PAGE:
Third party dealers of private data sets already exist, note Aperjis and Huberman. What’s been missing is the chance for individuals to participate in these transactions – whether by defining how the data may be used, or to get paid. In particular, the inability to compensate sellers is in no small part due to the fact that prior models for private data markets don’t specify how to set appropriate prices.
For example, simply asking sellers to name a specific dollar value would result in biased datasets because people who value their private information the least would always offer the lowest prices. Instead, Aperjis and Huberman set prices by asking sellers to make a series of choices between payment plans that trade off risk and reward.
That said, the researchers acknowledge that in many common scenarios, individuals do receive a service in return for sharing their private data – a free query from a search engine, for example, or a valuable connection with friends through a social network. But it’s not hard to imagine new markets where buyers would be willing to pay individuals directly for their personal information.
A pharmaceutical company, for example, might need a reliable sample of people with a particular disease and who use a specific drug. In a case like that, say the HP researchers, “it is of the utmost importance for the buyer of the data to obtain an unbiased sample of individuals with certain characteristics.”
The research value of unbiased, private data
Such data sets may cost more money to compile, but that actually makes them more likely to be available for peer review and verification. And that’s a positive change, suggests Huberman.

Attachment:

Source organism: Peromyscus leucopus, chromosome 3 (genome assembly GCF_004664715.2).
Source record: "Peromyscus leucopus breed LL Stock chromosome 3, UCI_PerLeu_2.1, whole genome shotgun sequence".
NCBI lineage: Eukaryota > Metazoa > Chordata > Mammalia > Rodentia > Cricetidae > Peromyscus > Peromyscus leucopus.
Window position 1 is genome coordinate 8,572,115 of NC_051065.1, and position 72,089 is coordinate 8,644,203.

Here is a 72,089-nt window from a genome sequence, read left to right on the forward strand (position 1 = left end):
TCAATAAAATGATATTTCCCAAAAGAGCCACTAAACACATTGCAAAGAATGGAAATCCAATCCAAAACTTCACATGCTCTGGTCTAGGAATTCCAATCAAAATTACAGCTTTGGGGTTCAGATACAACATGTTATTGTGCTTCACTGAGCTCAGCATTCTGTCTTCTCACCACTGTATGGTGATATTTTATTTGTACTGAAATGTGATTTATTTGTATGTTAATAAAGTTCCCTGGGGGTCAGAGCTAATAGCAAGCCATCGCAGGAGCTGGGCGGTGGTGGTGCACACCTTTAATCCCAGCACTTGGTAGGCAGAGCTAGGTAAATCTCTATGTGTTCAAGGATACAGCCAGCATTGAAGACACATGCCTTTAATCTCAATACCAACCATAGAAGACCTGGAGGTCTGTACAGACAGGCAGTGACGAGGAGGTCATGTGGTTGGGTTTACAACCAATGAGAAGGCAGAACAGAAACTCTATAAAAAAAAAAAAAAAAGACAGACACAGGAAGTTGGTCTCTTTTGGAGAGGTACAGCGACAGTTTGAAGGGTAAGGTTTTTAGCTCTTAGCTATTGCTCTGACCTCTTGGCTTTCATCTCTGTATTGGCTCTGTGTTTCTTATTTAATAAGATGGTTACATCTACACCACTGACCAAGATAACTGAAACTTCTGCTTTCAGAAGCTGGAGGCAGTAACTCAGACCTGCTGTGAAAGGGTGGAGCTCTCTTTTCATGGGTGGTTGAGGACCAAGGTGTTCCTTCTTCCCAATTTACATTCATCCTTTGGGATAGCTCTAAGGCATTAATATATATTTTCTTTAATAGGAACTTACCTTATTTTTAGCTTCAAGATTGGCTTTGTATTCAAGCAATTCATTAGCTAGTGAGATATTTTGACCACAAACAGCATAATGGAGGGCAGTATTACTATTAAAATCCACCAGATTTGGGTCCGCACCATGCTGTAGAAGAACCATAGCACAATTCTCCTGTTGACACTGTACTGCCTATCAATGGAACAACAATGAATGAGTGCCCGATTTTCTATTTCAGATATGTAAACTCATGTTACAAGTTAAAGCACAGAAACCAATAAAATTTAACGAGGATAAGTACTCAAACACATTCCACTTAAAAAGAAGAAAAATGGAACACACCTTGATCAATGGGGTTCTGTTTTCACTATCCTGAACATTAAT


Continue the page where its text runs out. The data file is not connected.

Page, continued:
In a letter published in the Feb 16th edition of Nature, Huberman drew attention to the research value of information produced by users of social media. Yet analyses of such data, he wrote, are typically “not accessible to researchers beyond the authors of the work.”
“In some cases the source of the data itself remains hidden, leading not only to problems of verification but also about the generality of the results,” he added.
In contrast, Huberman and Aperjis’ new approach could create data sets that are both reliable and available to others to either confirm or challenge the research inferences drawn from them.
These sets could be used for commercial purposes, certainly. But they might also drive new insights across many fields of research – in education, for example, in urban planning or for medical applications such as the tracking of disease outbreaks.
“Overall, in a global economy where the proper handling of data is an increasing concern, there’s a lot to be said for creating markets where private data is traded openly,” Huberman suggests, “and for doing it in a way that benefits the people who actually generated it.”
Scientific analysis of data produced by users of social media sites has world-changing potential. By understanding patterns in activity, these analyses can improve everything from business to education to the overall human condition.